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Questions Of The Day (7-12)

Questions For Oral Answer Tuesday, 13 July 1999

The following are paraphrases of today's questions for oral answer. They are not complete or official, the official record of Parliamentary proceedings is Hansard, which is not finalised some days after the event.

Question 7.

Ian Revell to the Treasurer Bill English:

Q: What proposals does he have for changing tax rates?

A: We propose to lower tax rates and the next step in that process is a step of 20% up to $40,000. A person earning $35,000 was paying 33 cents in the dollar in 1996 Next year they will pay 20 cents in the dollar. Dr Cullen on the Holmes Show said last night that the PM will get an extra $102 a week. That is nonsense. The maximum is $10.

Q: (Cullen) The cumulative tax cut for the PM is $105 a week, I apologise for my error (said sarcastically)?

A: The Member has tried to make tax an issue for a small number of people in NZ. He bungled on Fringe Benefit Tax because that will effect more people than he expected . Now he is the member that wants to take two loaves of bread out of every supermarket trolley in the country.

Question 8.

Hon. Phil Goff to the Minister of Social Services, Work and Income Roger Sowry:

Q: Why was a boy with a track record of nine aggravated robberies left in the community to offend again?

A: Under the provisions of the Children Young Persons and Families Act the offender cannot be charged with these offences. He was not left in the community he was placed in family care. We have a review going on of this particular case. Suffice to say that because of his age he cannot be charged. That said we have a number of other options available for this kind of offender. I remind the member that in 1990 his Government closed hundreds of beds that were options for people like this. I also remind him that Labour MP George Hawkins has fought hugely against the conduct disorder house recently opened in South Auckland which is designed to provide other options to deal with children like this. In addition the age at which prosecution can be made against teenagers is under review also. Last year we went out to the public on the issue and got an overwhelming response that we should lower the age of prosecution which is why we are doing the current work.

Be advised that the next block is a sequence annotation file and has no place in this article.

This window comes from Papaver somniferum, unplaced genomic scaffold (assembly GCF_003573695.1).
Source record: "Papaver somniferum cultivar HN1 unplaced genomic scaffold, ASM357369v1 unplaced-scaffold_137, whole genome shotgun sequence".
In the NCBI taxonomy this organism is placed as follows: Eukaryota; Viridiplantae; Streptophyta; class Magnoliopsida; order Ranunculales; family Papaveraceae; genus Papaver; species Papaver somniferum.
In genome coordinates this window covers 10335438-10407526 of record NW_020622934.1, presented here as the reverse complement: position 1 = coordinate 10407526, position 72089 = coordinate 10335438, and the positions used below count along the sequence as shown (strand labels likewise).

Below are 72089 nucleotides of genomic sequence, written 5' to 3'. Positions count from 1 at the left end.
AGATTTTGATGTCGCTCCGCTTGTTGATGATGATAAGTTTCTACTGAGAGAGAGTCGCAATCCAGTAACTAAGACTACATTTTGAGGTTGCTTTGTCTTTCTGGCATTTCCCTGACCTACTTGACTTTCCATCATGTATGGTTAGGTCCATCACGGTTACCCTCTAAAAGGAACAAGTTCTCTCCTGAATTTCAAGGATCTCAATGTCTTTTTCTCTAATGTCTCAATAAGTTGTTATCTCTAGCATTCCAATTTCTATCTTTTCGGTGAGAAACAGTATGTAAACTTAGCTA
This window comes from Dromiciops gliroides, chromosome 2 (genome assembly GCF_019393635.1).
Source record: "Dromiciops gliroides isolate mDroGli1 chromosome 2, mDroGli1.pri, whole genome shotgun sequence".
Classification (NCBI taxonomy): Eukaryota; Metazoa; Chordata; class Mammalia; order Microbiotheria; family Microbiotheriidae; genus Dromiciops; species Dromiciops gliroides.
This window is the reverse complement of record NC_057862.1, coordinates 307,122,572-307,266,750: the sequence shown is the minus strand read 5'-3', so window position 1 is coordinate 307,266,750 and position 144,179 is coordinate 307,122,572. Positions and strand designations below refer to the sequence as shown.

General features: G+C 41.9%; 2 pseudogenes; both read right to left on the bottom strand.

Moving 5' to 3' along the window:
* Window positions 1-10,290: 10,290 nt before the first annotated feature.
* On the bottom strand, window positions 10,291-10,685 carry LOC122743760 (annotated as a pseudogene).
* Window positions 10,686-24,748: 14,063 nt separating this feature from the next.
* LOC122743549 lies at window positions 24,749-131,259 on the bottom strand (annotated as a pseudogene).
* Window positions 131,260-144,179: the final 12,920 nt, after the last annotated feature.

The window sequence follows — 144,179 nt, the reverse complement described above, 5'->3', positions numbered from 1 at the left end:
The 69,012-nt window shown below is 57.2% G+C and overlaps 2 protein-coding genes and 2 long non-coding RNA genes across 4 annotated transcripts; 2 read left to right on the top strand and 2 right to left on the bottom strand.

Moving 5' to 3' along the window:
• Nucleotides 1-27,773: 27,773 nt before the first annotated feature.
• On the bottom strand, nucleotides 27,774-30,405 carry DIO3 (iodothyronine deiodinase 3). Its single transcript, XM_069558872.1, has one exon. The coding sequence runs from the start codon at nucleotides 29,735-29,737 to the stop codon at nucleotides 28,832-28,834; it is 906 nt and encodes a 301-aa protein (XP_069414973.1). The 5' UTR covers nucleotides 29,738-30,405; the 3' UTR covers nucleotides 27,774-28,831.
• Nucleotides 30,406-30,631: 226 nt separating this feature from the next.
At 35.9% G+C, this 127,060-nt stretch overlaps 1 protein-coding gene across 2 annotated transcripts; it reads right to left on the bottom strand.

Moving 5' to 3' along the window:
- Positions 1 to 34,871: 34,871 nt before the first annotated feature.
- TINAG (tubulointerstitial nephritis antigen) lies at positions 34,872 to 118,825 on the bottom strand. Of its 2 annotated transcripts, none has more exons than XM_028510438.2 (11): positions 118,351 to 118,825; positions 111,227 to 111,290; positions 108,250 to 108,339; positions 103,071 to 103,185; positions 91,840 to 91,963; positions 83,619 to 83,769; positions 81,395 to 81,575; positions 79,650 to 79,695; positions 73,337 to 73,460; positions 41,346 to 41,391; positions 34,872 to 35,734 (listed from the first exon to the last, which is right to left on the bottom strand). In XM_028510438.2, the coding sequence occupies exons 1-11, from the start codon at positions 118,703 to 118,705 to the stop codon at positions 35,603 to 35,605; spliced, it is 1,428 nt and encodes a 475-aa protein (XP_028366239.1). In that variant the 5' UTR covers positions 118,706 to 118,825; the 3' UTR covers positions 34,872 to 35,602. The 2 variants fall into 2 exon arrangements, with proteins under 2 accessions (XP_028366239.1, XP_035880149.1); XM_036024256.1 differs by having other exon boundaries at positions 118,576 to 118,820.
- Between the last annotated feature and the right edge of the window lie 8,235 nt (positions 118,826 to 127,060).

(Disorder over whether Dr Michael Cullen is proud of the Children Young Persons and Families Act passed during the past Labour Government's term. )

These are exactly the same rules that Labour passed. The major solution to this problem would be for Phil Goff and Steve Maharey to talk to George Hawkins about enabling us to open more of the necessary sort of facilities.

My information is that the young offender in this case was adequately supervised. We have a shortage of programmes for this type of offender.

(George Hawkins refused leave to ask a supplementary leading to much grumbling.)

Question 9.

Liz Gordon to the Treasurer:

Q: Has he sought or received any advice that the $300 million of his proposed tax cuts which will benefit the top 15% of income earners could, if allocated to education, abolish approximately 75% of all tertiary fees?

A: Some benefits for all earning over $9500 and only under an Alliance Government would this be the top 15% of New Zealand income earners.

Q: Can he explain why students are paying fees and getting deeper into debt while others are getting tax cuts.